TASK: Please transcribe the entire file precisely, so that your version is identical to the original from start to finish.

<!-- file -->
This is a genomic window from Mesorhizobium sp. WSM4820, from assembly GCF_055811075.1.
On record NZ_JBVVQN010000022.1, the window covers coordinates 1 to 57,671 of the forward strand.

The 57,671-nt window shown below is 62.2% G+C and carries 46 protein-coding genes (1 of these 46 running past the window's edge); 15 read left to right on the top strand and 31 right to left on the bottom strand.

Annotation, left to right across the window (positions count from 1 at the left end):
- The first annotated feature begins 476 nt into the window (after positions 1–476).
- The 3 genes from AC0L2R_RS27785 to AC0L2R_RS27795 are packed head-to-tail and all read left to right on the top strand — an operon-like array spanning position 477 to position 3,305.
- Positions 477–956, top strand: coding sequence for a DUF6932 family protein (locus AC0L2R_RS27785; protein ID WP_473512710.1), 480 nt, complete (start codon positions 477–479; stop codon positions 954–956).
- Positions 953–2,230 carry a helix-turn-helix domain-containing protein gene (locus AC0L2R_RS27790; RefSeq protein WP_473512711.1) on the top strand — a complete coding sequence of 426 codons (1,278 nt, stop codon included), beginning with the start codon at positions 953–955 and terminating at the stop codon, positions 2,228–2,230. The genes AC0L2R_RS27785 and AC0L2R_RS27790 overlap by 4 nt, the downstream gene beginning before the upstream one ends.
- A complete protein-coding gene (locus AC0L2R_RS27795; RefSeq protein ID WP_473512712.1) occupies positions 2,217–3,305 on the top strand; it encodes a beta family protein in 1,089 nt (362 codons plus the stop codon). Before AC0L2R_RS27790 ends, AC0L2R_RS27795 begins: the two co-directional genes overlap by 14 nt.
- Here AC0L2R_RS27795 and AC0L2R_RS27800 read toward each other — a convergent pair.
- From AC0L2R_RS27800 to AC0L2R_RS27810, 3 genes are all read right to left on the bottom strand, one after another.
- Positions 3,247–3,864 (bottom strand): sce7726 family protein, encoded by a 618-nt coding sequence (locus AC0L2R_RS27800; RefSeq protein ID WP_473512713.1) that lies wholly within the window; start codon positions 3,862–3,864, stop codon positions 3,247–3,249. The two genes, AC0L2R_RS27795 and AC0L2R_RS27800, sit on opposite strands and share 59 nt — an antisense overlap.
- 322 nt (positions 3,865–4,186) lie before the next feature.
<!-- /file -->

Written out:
This is a genomic window from Mesorhizobium sp. WSM4820, from assembly GCF_055811075.1.
On record NZ_JBVVQN010000022.1, the window covers coordinates 1 to 57,671 of the forward strand.

The 57,671-nt window shown below is 62.2% G+C and carries 46 protein-coding genes (1 of these 46 running past the window's edge); 15 read left to right on the top strand and 31 right to left on the bottom strand.

Annotation, left to right across the window (positions count from 1 at the left end):
- The first annotated feature begins 476 nt into the window (after positions 1–476).
- The 3 genes from AC0L2R_RS27785 to AC0L2R_RS27795 are packed head-to-tail and all read left to right on the top strand — an operon-like array spanning position 477 to position 3,305.
- Positions 477–956, top strand: coding sequence for a DUF6932 family protein (locus AC0L2R_RS27785; protein ID WP_473512710.1), 480 nt, complete (start codon positions 477–479; stop codon positions 954–956).
- Positions 953–2,230 carry a helix-turn-helix domain-containing protein gene (locus AC0L2R_RS27790; RefSeq protein WP_473512711.1) on the top strand — a complete coding sequence of 426 codons (1,278 nt, stop codon included), beginning with the start codon at positions 953–955 and terminating at the stop codon, positions 2,228–2,230. The genes AC0L2R_RS27785 and AC0L2R_RS27790 overlap by 4 nt, the downstream gene beginning before the upstream one ends.
- A complete protein-coding gene (locus AC0L2R_RS27795; RefSeq protein ID WP_473512712.1) occupies positions 2,217–3,305 on the top strand; it encodes a beta family protein in 1,089 nt (362 codons plus the stop codon). Before AC0L2R_RS27790 ends, AC0L2R_RS27795 begins: the two co-directional genes overlap by 14 nt.
- Here AC0L2R_RS27795 and AC0L2R_RS27800 read toward each other — a convergent pair.
- From AC0L2R_RS27800 to AC0L2R_RS27810, 3 genes are all read right to left on the bottom strand, one after another.
- Positions 3,247–3,864 (bottom strand): sce7726 family protein, encoded by a 618-nt coding sequence (locus AC0L2R_RS27800; RefSeq protein ID WP_473512713.1) that lies wholly within the window; start codon positions 3,862–3,864, stop codon positions 3,247–3,249. The two genes, AC0L2R_RS27795 and AC0L2R_RS27800, sit on opposite strands and share 59 nt — an antisense overlap.
- 322 nt (positions 3,865–4,186) lie before the next feature.